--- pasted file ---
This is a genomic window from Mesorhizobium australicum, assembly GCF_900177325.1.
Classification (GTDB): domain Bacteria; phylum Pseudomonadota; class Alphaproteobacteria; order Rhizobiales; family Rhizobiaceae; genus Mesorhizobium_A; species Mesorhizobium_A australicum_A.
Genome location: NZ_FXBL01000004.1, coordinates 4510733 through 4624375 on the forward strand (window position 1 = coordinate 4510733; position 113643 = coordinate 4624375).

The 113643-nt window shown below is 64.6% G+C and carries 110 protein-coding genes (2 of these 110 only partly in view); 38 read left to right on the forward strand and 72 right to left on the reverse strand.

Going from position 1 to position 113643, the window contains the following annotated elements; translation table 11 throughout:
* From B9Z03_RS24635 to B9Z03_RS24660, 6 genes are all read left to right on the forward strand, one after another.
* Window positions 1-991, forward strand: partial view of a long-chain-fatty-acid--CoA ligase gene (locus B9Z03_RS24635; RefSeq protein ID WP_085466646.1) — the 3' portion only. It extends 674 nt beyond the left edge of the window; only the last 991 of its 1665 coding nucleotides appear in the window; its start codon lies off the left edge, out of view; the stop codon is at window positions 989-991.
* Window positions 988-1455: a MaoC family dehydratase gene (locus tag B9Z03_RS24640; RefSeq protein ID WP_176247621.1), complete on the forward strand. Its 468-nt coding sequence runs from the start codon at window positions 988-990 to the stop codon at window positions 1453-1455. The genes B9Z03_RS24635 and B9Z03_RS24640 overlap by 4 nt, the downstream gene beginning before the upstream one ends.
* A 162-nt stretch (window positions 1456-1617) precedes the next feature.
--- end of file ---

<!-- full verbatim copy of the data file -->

This is a genomic window from Mesorhizobium australicum, assembly GCF_900177325.1.
Classification (GTDB): domain Bacteria; phylum Pseudomonadota; class Alphaproteobacteria; order Rhizobiales; family Rhizobiaceae; genus Mesorhizobium_A; species Mesorhizobium_A australicum_A.
Genome location: NZ_FXBL01000004.1, coordinates 4510733 through 4624375 on the forward strand (window position 1 = coordinate 4510733; position 113643 = coordinate 4624375).

The 113643-nt window shown below is 64.6% G+C and carries 110 protein-coding genes (2 of these 110 only partly in view); 38 read left to right on the forward strand and 72 right to left on the reverse strand.

Going from position 1 to position 113643, the window contains the following annotated elements; translation table 11 throughout:
* From B9Z03_RS24635 to B9Z03_RS24660, 6 genes are all read left to right on the forward strand, one after another.
* Window positions 1-991, forward strand: partial view of a long-chain-fatty-acid--CoA ligase gene (locus B9Z03_RS24635; RefSeq protein ID WP_085466646.1) — the 3' portion only. It extends 674 nt beyond the left edge of the window; only the last 991 of its 1665 coding nucleotides appear in the window; its start codon lies off the left edge, out of view; the stop codon is at window positions 989-991.
* Window positions 988-1455: a MaoC family dehydratase gene (locus tag B9Z03_RS24640; RefSeq protein ID WP_176247621.1), complete on the forward strand. Its 468-nt coding sequence runs from the start codon at window positions 988-990 to the stop codon at window positions 1453-1455. The genes B9Z03_RS24635 and B9Z03_RS24640 overlap by 4 nt, the downstream gene beginning before the upstream one ends.
* A 162-nt stretch (window positions 1456-1617) precedes the next feature.